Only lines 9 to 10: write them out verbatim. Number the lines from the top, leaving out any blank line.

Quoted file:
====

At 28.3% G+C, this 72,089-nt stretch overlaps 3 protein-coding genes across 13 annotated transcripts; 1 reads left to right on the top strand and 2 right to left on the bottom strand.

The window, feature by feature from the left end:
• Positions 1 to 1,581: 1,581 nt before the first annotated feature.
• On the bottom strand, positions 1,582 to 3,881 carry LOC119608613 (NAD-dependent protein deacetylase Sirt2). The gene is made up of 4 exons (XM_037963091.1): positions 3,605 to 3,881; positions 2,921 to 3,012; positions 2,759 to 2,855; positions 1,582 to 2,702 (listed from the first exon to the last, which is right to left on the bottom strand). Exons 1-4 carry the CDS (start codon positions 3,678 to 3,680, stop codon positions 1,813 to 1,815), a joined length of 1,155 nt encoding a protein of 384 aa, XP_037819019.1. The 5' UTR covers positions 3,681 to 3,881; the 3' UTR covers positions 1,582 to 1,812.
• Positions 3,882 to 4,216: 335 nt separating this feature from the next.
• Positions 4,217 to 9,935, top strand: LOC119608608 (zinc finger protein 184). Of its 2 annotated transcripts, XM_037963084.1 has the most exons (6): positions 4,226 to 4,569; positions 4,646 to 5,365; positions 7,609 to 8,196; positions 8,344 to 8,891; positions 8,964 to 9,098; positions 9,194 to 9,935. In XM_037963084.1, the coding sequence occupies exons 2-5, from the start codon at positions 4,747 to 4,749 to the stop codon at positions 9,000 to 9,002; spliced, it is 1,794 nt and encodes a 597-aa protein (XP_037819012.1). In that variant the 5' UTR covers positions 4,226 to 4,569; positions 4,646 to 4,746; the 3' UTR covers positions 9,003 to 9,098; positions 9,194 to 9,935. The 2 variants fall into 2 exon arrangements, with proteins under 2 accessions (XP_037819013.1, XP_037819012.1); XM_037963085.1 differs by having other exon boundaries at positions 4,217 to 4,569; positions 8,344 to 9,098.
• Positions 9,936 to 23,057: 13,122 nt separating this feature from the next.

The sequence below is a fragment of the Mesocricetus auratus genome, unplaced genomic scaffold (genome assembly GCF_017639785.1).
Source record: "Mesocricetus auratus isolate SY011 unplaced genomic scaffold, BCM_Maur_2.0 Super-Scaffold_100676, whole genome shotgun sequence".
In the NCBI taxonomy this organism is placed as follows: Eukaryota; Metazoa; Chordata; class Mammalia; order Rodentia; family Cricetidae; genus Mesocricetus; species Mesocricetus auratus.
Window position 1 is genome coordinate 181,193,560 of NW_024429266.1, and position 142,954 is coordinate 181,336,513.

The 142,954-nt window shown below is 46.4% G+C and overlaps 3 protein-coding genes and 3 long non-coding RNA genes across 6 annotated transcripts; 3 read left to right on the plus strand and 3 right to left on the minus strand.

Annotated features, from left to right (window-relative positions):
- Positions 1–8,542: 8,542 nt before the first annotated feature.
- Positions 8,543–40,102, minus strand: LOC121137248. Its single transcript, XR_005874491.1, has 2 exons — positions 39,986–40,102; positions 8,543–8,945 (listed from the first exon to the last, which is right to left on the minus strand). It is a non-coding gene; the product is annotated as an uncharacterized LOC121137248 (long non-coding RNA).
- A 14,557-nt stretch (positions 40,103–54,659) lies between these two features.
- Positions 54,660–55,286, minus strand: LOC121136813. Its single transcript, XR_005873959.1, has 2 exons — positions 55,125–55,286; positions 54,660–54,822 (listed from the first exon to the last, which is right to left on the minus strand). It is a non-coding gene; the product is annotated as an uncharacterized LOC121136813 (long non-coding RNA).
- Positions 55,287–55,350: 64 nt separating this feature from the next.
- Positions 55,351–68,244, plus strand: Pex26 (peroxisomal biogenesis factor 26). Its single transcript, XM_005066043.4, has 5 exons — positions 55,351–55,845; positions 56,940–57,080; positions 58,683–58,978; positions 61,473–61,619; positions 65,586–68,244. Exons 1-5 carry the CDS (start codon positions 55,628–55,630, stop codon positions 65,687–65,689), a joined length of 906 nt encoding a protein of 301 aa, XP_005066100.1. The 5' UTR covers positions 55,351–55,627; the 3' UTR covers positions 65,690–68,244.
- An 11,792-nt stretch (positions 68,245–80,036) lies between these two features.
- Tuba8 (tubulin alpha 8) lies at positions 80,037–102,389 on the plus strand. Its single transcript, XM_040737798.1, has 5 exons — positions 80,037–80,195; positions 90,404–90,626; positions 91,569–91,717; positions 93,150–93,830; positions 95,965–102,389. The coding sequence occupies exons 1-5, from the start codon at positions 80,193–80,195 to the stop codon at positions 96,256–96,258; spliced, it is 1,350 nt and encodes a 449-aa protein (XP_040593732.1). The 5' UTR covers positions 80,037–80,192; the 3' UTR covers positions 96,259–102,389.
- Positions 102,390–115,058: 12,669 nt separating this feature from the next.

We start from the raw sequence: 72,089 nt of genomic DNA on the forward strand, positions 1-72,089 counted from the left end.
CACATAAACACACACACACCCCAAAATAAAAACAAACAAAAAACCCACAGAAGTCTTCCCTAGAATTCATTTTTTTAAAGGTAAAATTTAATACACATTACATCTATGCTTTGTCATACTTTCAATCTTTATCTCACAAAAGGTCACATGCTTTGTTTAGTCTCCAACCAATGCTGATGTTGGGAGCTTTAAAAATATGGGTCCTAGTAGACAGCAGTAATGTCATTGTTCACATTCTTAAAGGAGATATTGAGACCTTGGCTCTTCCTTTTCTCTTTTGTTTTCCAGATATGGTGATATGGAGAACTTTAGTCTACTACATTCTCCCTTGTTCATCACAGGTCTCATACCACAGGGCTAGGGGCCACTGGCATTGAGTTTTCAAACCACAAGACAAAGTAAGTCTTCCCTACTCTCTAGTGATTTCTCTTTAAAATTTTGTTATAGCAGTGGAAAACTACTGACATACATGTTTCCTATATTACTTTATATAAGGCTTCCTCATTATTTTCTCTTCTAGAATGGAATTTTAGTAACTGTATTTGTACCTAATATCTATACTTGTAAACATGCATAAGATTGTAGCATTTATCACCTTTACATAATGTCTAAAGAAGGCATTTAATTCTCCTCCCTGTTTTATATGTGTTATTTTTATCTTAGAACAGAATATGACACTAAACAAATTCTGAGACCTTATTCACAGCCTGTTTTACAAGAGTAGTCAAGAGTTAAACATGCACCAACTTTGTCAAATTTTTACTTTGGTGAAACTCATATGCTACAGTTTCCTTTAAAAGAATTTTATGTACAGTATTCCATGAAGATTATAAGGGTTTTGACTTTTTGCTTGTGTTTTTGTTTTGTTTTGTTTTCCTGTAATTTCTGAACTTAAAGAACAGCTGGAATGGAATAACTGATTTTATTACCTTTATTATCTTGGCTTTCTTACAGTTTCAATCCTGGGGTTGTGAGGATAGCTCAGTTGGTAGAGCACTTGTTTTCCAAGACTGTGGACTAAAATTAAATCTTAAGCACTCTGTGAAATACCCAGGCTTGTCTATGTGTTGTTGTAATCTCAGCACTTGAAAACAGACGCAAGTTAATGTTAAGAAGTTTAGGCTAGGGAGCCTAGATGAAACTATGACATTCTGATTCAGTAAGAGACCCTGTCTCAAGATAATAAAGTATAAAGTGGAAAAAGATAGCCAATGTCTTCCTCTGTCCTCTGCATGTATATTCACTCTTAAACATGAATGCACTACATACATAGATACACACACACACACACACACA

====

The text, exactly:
Source record: "Mesocricetus auratus isolate SY011 unplaced genomic scaffold, BCM_Maur_2.0 Super-Scaffold_100676, whole genome shotgun sequence".
In the NCBI taxonomy this organism is placed as follows: Eukaryota; Metazoa; Chordata; class Mammalia; order Rodentia; family Cricetidae; genus Mesocricetus; species Mesocricetus auratus.